Presents. Sometimes I hate buying people presents. Not because I don't want to give a gift or spend the money, that's the easy bit, it's the obligation and the struggle of finding something unique and different. Christmas, birthdays, leaving, babies, get well, new homes and a plethora of other reasons that society have deemed as present giving time. I'd rather just give someone a gift randomly when I felt like it or when I've chanced across the perfect gift. With no obligation for that person to do the same in return. But that's not the world we live in, is it?
I was thinking about this at the end of January when considering Gavin's upcoming 30th birthday. When you've known someone a long time and have lived and shared together chances are that you've already given them all the easy gifts. These are the obvious ones, the ones you know they really want. The things they've desired for a long time, the things that you know will make them happy (normally because they've said so).
But certain occasions require additional thought and effort. Needless to say this often comes with extra expense - I think for most people that's the easy way out. Just. Spend. More. Make it bigger or more extravagant. That'll show them how much you care.
The 30th birthday is one of those occasions. It was whilst stressing over this that I realised my whole attitude towards gift giving might need reviewing.
Perhaps there is a challenge here?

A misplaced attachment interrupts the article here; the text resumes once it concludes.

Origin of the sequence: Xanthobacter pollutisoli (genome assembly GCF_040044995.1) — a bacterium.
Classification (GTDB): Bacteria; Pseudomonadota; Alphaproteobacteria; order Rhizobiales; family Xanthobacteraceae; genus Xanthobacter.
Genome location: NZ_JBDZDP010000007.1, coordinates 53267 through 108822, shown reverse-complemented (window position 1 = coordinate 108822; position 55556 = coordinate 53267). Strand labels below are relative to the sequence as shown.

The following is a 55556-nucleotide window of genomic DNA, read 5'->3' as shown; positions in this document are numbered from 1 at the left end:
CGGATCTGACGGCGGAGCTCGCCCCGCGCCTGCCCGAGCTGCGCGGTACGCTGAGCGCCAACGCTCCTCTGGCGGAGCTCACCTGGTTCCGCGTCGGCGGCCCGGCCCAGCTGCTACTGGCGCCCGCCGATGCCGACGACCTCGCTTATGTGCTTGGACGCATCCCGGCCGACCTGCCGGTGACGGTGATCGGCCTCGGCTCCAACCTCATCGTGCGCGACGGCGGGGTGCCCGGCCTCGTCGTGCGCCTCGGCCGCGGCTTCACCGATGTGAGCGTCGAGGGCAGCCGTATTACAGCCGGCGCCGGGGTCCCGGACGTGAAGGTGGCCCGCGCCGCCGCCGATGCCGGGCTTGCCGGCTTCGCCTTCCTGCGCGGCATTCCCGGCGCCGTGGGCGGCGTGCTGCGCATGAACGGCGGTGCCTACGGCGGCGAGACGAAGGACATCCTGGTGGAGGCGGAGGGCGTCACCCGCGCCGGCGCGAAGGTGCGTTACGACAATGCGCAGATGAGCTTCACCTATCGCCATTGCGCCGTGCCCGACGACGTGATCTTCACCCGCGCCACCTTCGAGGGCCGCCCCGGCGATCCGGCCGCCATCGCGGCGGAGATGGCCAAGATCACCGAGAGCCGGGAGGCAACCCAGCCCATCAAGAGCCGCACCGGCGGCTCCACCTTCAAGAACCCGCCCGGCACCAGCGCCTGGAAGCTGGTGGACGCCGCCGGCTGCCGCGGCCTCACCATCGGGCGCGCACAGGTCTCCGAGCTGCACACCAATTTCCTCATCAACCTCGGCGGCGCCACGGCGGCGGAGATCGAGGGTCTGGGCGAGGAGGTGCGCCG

Seeing as Gavin was going to turn 30 how about I give him one present every day for 30 days? It doesn't matter if the gifts are small providing they are things he would love or appreciate. The challenge is in being forced into thinking about it repeatedly, daily in fact, rather than throwing a large amount of cash at one big write-off moment (which is what I've tended to do in the past).
So that's what I did. The gifts varied from books to small trinkets to the occasional act of goodwill (I retrieved a favourite item of clothing that he thought he'd lost on a drunken night out by going to the venue and harassing the staff until they found it). Yes, this challenge became expensive quite quickly (even though I tried to spend no more than £5 each time). There were a couple of meals out, a concert and some other bits and pieces that cost about £20 or more.
The thing is, no matter how well you know someone and what you think they want (or need), if you have to keep buying them presents that they will like, use or appreciate it really makes you think about them, and your relationship with them, at a much deeper level. How well have you really listened? Are you sure they like that scent? That style? That colour? Do you really know who they are?
The final gift was a blank cheque. That may sound like a bit of a cop out but I wanted to be sure that there was at least one thing that he truly wanted. Something he would ask for if he could.
The cheque hasn't been written yet...
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